" …It is essential that arrangements should be established, in terms of which, in such situations, there is clarity as to which of more than one practitioner involved is to be recognised as the senior. Plainly, responsibilities attach to the position of being the senior representative of an accused person, which do not attach to his or her junior. It is a corollary of that that, for purposes of professional discipline, such matters should not be in doubt. Unfortunately the present arrangements relating to solicitor advocates described in the Opinion of your Lordship in the chair, do not seem to me to achieve that necessary end. It is to be hoped that in early course the desirable changes will be made. It might be thought that, whatever form those arrangements might take, they would require to involve the making of an assessment as to whether a solicitor advocate was or was not qualified to act as a senior. The present arrangements in which two solicitor advocates may appear in one case, with one acting as senior and the same solicitor advocates may appear in another case, with the other acting as senior, seem to me unsatisfactory and to undermine the confidence which a senior should be able to command."The attitudes of the Scottish Legal Aid Board and the Scottish Government
I have already commented on the history of futile discussion of this issue by the Board, which informs me that it has no idea how much money it pays out to self-certificated ’senior solicitor-advocates’. The position of the Scottish Government is equally equivocal, or perhaps simply idle. As long ago as January 2006, a Scottish Executive working group wrote “The present situation is open to manipulation. The Board may be persuaded by a sanction application that a case is so serious it requires senior counsel. Once granted a solicitor advocate then acts as senior counsel or appoints another solicitor-advocate who has little experience to act as senior counsel. If the case is serious enough then the Board grants sanction, but in return expects a suitably qualified person to act as counsel. However at the moment there is a gap open to abuse…“.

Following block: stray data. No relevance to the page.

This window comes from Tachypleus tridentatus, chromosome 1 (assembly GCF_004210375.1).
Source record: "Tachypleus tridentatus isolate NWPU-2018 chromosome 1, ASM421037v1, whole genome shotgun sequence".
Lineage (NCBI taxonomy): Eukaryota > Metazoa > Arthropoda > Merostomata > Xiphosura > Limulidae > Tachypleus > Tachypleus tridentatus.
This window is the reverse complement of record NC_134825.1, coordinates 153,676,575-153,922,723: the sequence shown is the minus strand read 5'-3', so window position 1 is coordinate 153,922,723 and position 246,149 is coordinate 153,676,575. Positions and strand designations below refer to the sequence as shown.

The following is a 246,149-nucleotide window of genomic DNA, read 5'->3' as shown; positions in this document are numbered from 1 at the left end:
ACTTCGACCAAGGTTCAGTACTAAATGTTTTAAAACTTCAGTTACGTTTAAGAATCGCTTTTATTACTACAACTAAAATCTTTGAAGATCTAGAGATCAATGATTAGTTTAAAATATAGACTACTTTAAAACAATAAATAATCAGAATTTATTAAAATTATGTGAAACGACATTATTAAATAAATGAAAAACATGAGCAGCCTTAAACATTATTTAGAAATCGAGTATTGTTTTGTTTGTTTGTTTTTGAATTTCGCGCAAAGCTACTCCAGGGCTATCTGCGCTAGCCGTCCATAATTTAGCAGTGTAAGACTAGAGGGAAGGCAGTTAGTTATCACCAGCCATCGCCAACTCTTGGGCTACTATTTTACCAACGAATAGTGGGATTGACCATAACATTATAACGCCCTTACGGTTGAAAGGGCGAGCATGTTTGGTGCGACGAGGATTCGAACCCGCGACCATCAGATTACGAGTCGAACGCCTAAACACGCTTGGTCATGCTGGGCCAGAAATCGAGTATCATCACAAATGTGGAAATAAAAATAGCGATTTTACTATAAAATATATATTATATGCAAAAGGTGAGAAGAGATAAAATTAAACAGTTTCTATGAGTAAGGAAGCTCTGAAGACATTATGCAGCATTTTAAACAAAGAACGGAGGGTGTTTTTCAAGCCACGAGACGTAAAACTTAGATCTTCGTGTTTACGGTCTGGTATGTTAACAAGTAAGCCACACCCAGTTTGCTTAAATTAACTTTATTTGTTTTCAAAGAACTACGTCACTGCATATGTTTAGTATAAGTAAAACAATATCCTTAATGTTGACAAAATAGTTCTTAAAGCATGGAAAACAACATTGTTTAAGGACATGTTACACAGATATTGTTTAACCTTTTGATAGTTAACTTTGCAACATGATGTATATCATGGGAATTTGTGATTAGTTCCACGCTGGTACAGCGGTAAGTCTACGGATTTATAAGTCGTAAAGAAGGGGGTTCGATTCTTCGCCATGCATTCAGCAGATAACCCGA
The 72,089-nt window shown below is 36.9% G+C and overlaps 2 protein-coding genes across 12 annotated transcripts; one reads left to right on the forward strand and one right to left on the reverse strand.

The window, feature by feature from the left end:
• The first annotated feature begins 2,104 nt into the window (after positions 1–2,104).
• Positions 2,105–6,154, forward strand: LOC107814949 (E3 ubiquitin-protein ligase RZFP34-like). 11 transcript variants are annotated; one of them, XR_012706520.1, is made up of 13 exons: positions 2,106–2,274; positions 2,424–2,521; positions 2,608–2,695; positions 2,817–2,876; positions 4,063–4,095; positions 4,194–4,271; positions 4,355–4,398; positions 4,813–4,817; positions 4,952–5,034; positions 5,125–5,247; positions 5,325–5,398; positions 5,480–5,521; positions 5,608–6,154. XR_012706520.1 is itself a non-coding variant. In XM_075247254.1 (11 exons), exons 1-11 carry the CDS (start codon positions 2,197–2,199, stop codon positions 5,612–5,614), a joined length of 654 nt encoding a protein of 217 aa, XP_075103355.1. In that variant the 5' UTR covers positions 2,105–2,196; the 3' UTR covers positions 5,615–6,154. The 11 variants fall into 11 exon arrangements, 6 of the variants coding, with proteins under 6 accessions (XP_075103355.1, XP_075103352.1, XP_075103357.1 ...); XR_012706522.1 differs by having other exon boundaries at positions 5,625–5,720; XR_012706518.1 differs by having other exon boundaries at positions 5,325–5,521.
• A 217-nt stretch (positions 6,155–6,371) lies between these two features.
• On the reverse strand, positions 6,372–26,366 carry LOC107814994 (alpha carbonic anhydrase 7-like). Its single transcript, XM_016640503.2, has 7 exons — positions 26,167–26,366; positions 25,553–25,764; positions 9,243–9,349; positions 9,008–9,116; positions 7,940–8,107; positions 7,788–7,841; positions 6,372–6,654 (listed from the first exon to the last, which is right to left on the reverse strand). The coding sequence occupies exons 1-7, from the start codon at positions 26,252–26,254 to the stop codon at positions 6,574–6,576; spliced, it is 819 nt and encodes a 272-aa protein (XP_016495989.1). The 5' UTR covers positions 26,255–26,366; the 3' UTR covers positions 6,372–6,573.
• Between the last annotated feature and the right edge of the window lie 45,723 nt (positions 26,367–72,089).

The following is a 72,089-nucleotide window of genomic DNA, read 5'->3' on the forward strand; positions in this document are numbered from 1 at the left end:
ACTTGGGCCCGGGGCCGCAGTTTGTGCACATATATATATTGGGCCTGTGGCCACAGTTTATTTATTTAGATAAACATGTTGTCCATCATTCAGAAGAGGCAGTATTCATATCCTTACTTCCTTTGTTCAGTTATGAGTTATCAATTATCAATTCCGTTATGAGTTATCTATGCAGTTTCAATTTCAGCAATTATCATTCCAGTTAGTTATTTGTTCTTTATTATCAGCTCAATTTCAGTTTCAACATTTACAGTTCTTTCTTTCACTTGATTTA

Another internal briefing paper of 2006 said of the current position that “it ignores the quality aspect of the representation… The Executive has made it clear that it considers this arrangement to be deeply flawed, a view shared by the Board, and that it cannot continue…“.
On 15 August 2007 the Secretary for Justice wrote to the Law Society warning of “imposing an alternative solution” if the current rules, which in his words “can give rise to anomalies and can be unfair” were not reformed “relatively soon“.
They have not been. Nor have any realistic and non-abusive changes been so much as suggested. Since 2007, both the Board and the Government seem to have lost interest in the issue. Nothing more seems to have been done, other than an occasional bleating letter to the Law Society to ask them what they think. The current stated policy of civil servants in the Constitution, Law and Courts Directorate is that “the issue should be resolved by the profession itself, within a reasonable timescale“.
It may be hoped that the comments of the Court will kickstart the debate, which as the Scottish Legal Aid Board wrote almost three years ago “we need to address… as a matter of some urgency“. But, given the atmosphere of torpor in both SLAB and the CLCD, I am not sure that it can be expected.